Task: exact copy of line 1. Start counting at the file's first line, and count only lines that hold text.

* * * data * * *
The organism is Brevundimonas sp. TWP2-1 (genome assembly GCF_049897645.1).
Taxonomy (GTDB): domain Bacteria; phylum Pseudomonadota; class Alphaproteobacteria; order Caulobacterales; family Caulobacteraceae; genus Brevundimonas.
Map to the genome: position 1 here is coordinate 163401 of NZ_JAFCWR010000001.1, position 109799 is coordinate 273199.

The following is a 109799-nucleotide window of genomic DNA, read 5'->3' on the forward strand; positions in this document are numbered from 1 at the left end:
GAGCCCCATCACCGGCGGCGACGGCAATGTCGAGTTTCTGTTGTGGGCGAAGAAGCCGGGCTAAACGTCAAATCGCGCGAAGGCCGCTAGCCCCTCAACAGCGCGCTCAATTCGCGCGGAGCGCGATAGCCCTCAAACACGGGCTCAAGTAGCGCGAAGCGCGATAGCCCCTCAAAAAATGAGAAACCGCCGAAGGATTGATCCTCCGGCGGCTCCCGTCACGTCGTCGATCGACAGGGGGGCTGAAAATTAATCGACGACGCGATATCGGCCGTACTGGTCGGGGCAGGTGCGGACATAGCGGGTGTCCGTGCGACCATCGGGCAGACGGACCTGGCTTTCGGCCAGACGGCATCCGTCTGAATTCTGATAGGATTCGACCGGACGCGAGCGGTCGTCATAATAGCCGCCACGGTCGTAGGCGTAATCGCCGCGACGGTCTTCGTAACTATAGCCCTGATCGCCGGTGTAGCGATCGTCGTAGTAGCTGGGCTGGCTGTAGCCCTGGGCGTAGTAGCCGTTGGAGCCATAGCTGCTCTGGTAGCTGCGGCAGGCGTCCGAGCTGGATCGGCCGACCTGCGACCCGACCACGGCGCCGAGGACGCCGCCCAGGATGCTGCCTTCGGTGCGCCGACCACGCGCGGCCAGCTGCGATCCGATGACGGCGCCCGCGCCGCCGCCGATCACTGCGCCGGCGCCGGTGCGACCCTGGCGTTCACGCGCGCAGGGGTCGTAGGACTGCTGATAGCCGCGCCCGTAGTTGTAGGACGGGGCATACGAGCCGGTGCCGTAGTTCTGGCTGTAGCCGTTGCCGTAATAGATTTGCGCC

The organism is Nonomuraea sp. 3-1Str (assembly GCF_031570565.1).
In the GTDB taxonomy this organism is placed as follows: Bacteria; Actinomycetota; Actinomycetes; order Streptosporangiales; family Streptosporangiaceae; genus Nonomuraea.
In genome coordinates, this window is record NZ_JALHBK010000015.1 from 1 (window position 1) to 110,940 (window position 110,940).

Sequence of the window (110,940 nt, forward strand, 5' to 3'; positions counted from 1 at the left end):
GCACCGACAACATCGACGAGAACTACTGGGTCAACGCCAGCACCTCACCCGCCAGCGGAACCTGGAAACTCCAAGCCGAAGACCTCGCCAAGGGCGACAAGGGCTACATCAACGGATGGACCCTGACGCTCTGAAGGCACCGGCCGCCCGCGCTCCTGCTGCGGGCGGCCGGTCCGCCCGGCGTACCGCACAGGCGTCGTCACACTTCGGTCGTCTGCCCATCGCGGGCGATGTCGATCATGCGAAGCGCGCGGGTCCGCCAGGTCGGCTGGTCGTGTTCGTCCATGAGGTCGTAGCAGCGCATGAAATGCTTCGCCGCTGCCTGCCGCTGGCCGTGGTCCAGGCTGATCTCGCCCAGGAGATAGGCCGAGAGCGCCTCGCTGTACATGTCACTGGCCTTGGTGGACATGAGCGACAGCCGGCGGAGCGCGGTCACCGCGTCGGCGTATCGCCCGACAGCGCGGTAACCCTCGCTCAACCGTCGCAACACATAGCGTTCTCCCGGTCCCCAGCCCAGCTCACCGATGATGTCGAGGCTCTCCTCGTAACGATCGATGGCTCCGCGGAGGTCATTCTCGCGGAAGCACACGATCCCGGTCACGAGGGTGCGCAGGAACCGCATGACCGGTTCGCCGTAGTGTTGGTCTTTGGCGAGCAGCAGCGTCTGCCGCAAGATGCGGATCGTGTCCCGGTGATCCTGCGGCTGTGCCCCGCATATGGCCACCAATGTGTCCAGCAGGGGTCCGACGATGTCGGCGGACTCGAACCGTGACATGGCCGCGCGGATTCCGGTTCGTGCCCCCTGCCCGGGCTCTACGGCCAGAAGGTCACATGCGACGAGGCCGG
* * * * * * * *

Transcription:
The organism is Brevundimonas sp. TWP2-1 (genome assembly GCF_049897645.1).